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Geoffrey asked...

I am due to have an operation

Tags: arteries

I am due to have an operation for femoral artery endarterectomy in November. I am diabetic and am almost 77 years old .i have not yet been to the pre-assessment meeting where I know I can ask questions. I do not smoke but do regularly drink mainly spirits. I have not been able to walk far for some years now . Some of the sites I have visited in google have indicated that there is a relatively high mortality rate in my group one says 3.4 percent another 14 percent and another says that there is a 16 percent chance of cardiac problems. Obviously this is a concern but I would greatly appreciate your views as to wether or not I should take the risk.

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The answer

Hello Geoffrey and thank you for writing in to Ask the Expert.

In this response we will endeavour to tell you a bit about the procedure, why it is done, how it is done and the risks and benefits. We will refer to recommendations by the National Institute for Health and Care Excellence (NICE) and, also give you information from other sites which will hopefully help you with your decision making in conjunction with the information you will receive from your Surgeon at your next consultation.

A femoral artery endarterectomy is a surgical procedure which is performed in order to remove fatty deposits which are narrowing the femoral artery.

The build up of fatty deposits in the arteries of your legs is also known as peripheral vascular disease.

When the arteries of your legs become blocked, the blood circulation to the legs are affected and this can cause pain, difficulty with walking and in severe cases the onset of gangrene.

The purpose of this procedure is to remove the blockages and in some cases widen any narrowed arteries so that ideally circulation to the legs and feet are improved or restored therefore improving your walking capabilities and health.

The methodology of the procedure is that by making an incision in your groin area, access to the femoral artery can be gained and then the removing of fatty deposits can be undertaken. An angioplasty balloon may then be used to help widen any narrow arteries too. A patch is then inserted to help prevent the blockages occurring again in the future. Stitches are generally used to close the wound.

The procedure will be done under a general anaesthetic or under epidural anaesthesia depending on your health, personal/ Surgeon preference and amount of work needed to be done.

As with all operations there are risks, and as you have found whilst doing your own research, varying degrees of information available re mortality rates. The mortality rates are usually based on all procedures performed and all the risks but also include data on pre- existing risk factors that can complicate treatment.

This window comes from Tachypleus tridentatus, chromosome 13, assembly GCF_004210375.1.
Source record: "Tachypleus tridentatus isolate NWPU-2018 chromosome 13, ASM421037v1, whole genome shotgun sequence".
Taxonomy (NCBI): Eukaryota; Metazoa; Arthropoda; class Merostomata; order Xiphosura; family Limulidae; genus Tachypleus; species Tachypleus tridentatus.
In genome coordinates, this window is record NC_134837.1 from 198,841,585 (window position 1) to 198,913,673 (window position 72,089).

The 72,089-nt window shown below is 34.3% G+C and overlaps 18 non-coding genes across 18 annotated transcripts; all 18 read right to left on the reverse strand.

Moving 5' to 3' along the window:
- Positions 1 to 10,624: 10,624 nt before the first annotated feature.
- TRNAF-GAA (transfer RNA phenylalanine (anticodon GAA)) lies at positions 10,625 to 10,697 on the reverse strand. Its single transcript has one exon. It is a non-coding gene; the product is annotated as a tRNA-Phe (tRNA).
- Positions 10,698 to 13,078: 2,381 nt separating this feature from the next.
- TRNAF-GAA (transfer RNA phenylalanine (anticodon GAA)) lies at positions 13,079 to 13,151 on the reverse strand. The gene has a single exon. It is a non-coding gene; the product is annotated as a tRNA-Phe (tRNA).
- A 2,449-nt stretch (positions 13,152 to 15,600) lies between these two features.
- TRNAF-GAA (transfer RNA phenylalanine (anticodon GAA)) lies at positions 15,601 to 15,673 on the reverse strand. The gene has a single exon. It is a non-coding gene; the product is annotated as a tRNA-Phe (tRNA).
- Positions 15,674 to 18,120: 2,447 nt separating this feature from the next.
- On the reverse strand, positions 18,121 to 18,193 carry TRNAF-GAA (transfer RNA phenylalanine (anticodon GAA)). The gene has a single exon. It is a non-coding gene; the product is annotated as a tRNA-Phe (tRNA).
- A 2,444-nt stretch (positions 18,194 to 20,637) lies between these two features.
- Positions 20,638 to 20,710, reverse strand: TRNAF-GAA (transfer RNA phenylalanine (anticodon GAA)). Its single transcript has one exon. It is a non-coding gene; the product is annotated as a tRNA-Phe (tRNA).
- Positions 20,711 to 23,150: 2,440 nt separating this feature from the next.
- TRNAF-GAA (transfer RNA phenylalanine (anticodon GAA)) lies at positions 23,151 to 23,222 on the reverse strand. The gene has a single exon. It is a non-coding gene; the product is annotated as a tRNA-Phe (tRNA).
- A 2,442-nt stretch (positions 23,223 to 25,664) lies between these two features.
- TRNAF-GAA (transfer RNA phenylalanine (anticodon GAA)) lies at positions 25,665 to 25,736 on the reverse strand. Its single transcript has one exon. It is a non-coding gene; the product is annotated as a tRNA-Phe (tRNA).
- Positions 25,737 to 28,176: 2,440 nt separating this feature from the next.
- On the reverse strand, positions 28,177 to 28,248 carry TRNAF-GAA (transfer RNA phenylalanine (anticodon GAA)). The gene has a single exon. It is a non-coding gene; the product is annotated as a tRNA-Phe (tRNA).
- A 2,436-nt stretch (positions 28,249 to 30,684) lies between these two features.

NICE recommend this procedure as a gold standard practice where there is peripheral vascular disease as often the benefits outweigh the risks to individuals. Research has also shown that this type of surgery often improves outcome for people and can actually extend your life by reducing the effects of the peripheral vascular disease.

The benefits of the operation are that it may well improve your mobility and reduce pain by improving the blood flow to your legs.

The risks of any operation are infection and blood loss but for this procedure may include swelling of the leg, skin numbness because of nerve damage and clots/ fatty deposits moving further into the arteries or body.

Risks in relation to surgery can also be affected by pre- existing medical conditions like diabetes and heart disease as well as lifestyle choices such as being overweight or smoking.

In order to improve the outcome and on-going success of the operation, making changes to diet, alcohol, and smoking intake, maintaining your blood sugar levels at a good level and exercising where possible would be encouraged.

You mention that you do not smoke so this is a positive factor towards the success of the procedure.

In relation to your diabetes, if this is well controlled then this will also help you with your recovery.

Regarding alcohol or medication use this may need to be reduced or stopped prior to the operation due to the way the blood can be affected e.g. thinned and the surgeon should advise you of any precautions needed. Again making sure you follow pre-operative preparation advice will help you too.

When you have your pre- assessment appointment it would be wise to make sure that you write down any questions you have and the answers given you as this will help you with your understanding and also enable your concerns to be dealt with appropriately.

Your surgeon will only proceed with the operation if they feel that you will benefit from it and are well enough to proceed with it too. The surgeon and anaesthetist will ensure that treatment and medications given are appropriate and will cause minimal insult to your body too.

Sites used to help answer your question were:




We hope this helps answer your question and I wish you all the very best with your treatment, operation and recovery.

Answered by the Health at Hand nurses  

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